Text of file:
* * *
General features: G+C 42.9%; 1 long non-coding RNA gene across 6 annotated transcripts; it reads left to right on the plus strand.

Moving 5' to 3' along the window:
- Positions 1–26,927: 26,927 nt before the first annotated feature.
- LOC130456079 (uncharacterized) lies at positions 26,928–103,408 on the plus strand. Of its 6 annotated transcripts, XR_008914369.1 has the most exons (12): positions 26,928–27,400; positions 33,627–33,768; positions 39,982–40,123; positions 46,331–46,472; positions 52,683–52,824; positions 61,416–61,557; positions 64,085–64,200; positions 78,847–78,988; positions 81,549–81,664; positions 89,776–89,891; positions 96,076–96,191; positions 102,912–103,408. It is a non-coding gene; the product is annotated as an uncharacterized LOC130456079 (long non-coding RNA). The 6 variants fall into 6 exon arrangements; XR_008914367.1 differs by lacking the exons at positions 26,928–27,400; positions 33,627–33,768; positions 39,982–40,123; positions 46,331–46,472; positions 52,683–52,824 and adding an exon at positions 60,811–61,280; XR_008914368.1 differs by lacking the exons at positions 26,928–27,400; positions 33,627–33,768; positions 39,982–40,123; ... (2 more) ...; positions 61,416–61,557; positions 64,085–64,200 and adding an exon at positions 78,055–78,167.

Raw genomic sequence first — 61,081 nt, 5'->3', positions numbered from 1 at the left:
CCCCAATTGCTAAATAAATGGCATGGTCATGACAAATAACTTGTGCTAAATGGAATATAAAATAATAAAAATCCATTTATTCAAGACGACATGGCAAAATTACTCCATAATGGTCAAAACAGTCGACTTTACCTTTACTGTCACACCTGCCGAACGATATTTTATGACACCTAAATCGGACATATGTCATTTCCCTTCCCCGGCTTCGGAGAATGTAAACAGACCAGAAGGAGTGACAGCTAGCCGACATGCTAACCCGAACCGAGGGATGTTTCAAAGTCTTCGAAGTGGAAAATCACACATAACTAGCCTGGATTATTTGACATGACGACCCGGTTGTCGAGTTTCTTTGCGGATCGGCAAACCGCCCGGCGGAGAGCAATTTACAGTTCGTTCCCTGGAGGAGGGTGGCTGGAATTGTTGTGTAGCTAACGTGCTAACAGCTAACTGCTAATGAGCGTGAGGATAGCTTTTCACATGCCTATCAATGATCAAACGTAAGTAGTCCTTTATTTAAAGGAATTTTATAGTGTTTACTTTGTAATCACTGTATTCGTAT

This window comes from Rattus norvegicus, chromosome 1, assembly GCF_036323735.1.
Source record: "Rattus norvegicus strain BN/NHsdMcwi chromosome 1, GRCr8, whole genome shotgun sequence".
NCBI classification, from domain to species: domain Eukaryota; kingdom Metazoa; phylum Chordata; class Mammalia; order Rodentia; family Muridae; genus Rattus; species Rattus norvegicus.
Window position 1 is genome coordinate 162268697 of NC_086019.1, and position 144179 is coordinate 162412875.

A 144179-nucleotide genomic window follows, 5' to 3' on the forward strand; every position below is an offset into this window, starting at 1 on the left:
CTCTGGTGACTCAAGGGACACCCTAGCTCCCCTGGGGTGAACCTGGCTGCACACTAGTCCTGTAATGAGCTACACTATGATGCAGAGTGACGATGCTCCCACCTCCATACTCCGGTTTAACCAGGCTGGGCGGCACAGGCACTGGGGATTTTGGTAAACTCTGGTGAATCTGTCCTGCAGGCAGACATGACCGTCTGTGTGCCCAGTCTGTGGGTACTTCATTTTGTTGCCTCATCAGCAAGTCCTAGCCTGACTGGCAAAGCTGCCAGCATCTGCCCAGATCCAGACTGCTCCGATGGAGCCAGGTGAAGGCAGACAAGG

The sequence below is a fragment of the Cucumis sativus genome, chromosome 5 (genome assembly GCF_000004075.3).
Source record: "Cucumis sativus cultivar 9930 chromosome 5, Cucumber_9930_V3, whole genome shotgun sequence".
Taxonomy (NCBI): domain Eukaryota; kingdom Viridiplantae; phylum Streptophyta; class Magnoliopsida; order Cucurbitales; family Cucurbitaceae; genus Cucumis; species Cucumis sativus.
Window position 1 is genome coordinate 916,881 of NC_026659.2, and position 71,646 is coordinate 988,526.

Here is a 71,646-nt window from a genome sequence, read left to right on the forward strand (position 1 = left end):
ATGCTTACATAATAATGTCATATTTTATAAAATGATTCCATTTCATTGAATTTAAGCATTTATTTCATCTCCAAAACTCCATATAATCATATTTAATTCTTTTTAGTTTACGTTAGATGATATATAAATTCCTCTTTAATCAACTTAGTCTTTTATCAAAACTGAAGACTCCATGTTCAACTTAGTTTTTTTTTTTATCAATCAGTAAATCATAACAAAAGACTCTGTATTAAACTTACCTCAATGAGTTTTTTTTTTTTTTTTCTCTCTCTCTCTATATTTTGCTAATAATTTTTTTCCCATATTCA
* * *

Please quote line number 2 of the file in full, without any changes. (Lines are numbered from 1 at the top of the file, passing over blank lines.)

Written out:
Moving 5' to 3' along the window: